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Dip'N Grow

Dip’N Grow

Indole-butyric acid 1.0% 1-Napthaleneacetic 0.5%


Dip’N Grow is the most effective rooting hormone available. Propagators at nurseries and universities have increased their yields by using Dip’N Grow. They’ve found Dip’N Grow to be more economical and easier to use than rooting powders.

It’s As Easy As 1, 2, 3

Mix Dip’N Grow concentrate with water
Dip basal end of cutting into solution for 3 to 5 seconds.
Place cutting in planting media with appropriate greenhouse-like environment

Mix only for immediate use. For best results once diluted, Dip’N Grow should be used within 10 hours.

Dip ‘N Grow is recommended for use on most nursery stock grown from cuttings including woody ornamentals, ground covers, deciduous hardwoods, root stock and perennials.

  • For hardwood cuttings, mix 1 part Dip ‘N Grow to 5 parts water.
  • For medium hardwood cuttings, mix 1 part Dip ‘N Grow to 10 parts water.
  • For softwood cuttings and succulents, mix 1 part Dip ‘N Grow to 20 parts water.
  • Simply dip the basal end of cutting (bottom of the stem), individually or in bunches into the diluted Dip ‘N Grow for 3-5 seconds.
  • Following dipping, place cuttings into planting medium. Keep cuttings moist and warm.

Two variables are used to determine classification of cuttings as softwood, semi-hardwood or hardwood. The first is “timing”, and the second is “juvenility”. They are complimentary. Depending on what time of year you take your cuttings, it helps determine whether the cutting is “new” or “mature” growth.
While professionals propagate year around, two good times for taking cuttings are in the fall using mature dormant growth which would be classified as a
hardwood or semi-hardwood cutting, or in the spring when the cutting would be new growth or classified as a softwood cutting.

For example:
Hardwood – Applies to deciduous plants after they have lost their leaves in fall, broadleaf and needle evergreens, Juniper, Yew, Dogwood. Cuttings for needle evergreens are usually rooted under greenhouse conditions.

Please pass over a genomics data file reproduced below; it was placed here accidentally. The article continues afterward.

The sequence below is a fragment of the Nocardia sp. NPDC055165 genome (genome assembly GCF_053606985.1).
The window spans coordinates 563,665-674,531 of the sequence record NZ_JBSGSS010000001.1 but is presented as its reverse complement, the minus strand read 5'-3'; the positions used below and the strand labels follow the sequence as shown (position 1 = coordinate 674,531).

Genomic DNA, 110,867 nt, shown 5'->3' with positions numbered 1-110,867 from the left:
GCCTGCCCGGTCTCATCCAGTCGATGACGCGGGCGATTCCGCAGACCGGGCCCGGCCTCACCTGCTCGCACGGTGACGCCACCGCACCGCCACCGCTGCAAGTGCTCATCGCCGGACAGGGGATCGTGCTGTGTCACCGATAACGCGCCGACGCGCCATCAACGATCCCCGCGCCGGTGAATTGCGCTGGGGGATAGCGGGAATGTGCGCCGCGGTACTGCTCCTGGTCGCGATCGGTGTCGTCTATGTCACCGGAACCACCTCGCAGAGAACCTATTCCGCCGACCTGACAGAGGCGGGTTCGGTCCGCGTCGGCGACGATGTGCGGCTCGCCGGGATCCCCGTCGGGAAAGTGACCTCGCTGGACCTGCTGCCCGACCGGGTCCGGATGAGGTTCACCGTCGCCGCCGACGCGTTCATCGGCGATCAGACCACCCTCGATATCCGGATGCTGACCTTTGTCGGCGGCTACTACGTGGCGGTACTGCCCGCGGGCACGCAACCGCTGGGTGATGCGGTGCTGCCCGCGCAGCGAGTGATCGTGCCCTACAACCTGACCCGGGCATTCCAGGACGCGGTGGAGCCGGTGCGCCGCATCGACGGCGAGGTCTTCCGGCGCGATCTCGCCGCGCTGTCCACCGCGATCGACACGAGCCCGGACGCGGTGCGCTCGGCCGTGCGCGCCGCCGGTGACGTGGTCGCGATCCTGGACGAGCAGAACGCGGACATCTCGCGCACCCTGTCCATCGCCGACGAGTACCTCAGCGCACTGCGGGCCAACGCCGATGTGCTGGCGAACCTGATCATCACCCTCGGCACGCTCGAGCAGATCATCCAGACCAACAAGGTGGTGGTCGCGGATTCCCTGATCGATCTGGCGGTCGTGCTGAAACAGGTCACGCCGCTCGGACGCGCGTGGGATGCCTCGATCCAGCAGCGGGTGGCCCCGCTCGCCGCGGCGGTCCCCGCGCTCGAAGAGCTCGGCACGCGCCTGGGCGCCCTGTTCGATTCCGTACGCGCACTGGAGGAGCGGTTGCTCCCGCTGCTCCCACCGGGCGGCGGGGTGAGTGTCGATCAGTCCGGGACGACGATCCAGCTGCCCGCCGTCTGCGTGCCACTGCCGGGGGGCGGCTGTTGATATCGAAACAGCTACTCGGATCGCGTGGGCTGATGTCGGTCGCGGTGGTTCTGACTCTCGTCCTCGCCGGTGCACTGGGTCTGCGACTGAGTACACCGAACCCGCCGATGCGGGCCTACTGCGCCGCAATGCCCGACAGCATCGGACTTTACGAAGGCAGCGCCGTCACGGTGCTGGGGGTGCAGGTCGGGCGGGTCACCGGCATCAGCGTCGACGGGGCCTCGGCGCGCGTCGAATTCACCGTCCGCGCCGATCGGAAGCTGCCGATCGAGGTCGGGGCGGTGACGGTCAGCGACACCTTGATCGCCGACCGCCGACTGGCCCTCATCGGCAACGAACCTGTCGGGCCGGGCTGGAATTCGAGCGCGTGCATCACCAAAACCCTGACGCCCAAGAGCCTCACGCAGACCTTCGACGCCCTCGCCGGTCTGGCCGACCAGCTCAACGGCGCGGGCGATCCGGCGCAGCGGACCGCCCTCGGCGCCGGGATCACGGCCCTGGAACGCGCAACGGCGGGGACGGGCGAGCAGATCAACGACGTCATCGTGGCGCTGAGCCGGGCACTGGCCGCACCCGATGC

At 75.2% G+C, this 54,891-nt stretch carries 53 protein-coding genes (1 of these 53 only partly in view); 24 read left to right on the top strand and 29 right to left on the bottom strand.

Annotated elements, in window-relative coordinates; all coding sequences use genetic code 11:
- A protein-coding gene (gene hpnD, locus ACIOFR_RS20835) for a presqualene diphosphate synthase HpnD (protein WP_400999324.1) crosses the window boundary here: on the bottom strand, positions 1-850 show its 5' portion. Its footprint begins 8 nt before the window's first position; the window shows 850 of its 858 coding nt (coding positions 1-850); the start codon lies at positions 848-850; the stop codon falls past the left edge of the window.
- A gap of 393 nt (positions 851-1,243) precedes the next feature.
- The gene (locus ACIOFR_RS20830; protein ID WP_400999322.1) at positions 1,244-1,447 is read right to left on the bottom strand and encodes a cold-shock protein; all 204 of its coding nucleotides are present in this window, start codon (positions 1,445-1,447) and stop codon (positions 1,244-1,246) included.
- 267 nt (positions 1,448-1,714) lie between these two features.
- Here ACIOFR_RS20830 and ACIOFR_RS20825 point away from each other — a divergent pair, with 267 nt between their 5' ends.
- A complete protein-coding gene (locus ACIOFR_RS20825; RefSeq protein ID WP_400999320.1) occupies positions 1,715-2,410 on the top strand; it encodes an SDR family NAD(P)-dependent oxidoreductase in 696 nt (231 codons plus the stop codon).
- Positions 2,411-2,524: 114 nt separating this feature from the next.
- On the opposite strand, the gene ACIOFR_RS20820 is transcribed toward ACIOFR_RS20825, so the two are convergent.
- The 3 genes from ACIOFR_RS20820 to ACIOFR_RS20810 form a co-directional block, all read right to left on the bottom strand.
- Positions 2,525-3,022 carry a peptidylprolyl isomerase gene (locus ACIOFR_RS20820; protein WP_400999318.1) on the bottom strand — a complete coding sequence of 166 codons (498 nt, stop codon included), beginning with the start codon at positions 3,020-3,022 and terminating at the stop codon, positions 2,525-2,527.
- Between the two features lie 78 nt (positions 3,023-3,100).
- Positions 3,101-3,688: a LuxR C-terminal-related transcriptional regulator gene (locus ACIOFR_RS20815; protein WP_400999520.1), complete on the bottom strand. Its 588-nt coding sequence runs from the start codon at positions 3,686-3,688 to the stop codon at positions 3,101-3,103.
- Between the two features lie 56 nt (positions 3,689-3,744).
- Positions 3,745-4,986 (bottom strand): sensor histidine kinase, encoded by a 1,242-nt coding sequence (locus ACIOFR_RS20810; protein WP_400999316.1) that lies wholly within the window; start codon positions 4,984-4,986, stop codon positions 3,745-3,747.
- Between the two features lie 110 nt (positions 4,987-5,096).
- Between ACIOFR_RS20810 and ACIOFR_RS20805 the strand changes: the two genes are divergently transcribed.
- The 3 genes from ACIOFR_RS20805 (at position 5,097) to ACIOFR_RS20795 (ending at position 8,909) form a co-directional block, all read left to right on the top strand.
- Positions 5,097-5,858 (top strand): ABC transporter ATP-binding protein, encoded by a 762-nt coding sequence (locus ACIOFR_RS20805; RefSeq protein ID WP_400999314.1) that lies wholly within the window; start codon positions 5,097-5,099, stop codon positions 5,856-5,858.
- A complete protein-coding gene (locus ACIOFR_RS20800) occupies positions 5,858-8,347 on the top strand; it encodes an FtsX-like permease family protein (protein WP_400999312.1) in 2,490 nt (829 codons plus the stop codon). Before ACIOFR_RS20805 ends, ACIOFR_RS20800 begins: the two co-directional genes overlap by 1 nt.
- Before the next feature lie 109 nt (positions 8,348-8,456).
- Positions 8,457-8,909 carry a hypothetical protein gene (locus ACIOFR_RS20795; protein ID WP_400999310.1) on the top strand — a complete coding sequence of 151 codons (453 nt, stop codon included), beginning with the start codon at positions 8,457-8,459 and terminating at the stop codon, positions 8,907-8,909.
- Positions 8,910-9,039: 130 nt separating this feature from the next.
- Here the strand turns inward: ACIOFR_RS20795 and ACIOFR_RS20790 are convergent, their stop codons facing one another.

Semi-hardwood – May apply to broadleaf evergreens and woody ornamentals when the wood is firm and leaves have matured such as Azalea, Photinia,
Rhododendron, Magnolia.
Softwood and succulents – The emerging growth of most plants are classified as softwood. Softwood cuttings are easily bruised with a fingernail, can be easily
broken, and will wilt rapidly. Examples of softwood cuttings and succulents are ground covers, Cactus, Fuchsia, Begonia, and ice plant.

Taking and propagating cuttings:

• Choose a healthy plant when gathering cuttings.
• Cuttings are best if taken early in the morning.
• Select branch tips from vertical shoots (plant growth that is growing up) with approximately 3-4 leaves/leaf sets.
• When taking the cutting, snip at a 45° angle.
• Keep cuttings moist and cool on ice or in a plastic bag.
• Remove the lower leaves in preparation.

When cuttings are soft they need special treatment to prevent water loss and stem damage. Under these conditions, the cutting may become stressed (wilt), and
the cutting stem may be sensitive with application of concentrations that are too high. With Dip’N Grow, less concentrated is generally better than more concentrated.

If in doubt, make a greater dilution with water. Also, using a longer dip or soaking the cutting for more than 3-5 seconds, will not necessarily be better, and if the cutting is soft, may be detrimental.

Because of a variety of factors (such as climate, contaminants, condition of cuttings) can affect the results, it is recommended that a test application be made of a few cuttings prior to general application

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